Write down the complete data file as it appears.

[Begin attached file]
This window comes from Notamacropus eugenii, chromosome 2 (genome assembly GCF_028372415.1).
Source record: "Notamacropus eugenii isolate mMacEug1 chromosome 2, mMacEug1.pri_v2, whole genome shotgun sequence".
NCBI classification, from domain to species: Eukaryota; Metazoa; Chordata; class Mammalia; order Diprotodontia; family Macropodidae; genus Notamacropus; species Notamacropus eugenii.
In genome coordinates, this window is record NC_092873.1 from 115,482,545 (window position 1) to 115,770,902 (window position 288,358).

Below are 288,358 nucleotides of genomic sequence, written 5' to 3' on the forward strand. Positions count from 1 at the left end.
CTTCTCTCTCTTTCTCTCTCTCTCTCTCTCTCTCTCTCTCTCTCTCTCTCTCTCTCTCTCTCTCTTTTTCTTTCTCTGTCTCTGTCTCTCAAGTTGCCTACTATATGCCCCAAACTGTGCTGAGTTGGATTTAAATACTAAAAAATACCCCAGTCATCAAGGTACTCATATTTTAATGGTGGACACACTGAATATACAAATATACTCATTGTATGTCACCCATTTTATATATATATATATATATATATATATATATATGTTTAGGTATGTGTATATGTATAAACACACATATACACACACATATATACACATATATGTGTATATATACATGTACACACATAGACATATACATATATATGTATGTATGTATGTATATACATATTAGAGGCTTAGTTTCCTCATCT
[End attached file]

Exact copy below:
This window comes from Notamacropus eugenii, chromosome 2 (genome assembly GCF_028372415.1).
Source record: "Notamacropus eugenii isolate mMacEug1 chromosome 2, mMacEug1.pri_v2, whole genome shotgun sequence".
NCBI classification, from domain to species: Eukaryota; Metazoa; Chordata; class Mammalia; order Diprotodontia; family Macropodidae; genus Notamacropus; species Notamacropus eugenii.
In genome coordinates, this window is record NC_092873.1 from 115,482,545 (window position 1) to 115,770,902 (window position 288,358).

Below are 288,358 nucleotides of genomic sequence, written 5' to 3' on the forward strand. Positions count from 1 at the left end.
CTTCTCTCTCTTTCTCTCTCTCTCTCTCTCTCTCTCTCTCTCTCTCTCTCTCTCTCTCTCTCTCTTTTTCTTTCTCTGTCTCTGTCTCTCAAGTTGCCTACTATATGCCCCAAACTGTGCTGAGTTGGATTTAAATACTAAAAAATACCCCAGTCATCAAGGTACTCATATTTTAATGGTGGACACACTGAATATACAAATATACTCATTGTATGTCACCCATTTTATATATATATATATATATATATATATATATATGTTTAGGTATGTGTATATGTATAAACACACATATACACACACATATATACACATATATGTGTATATATACATGTACACACATAGACATATACATATATATGTATGTATGTATGTATATACATATTAGAGGCTTAGTTTCCTCATCT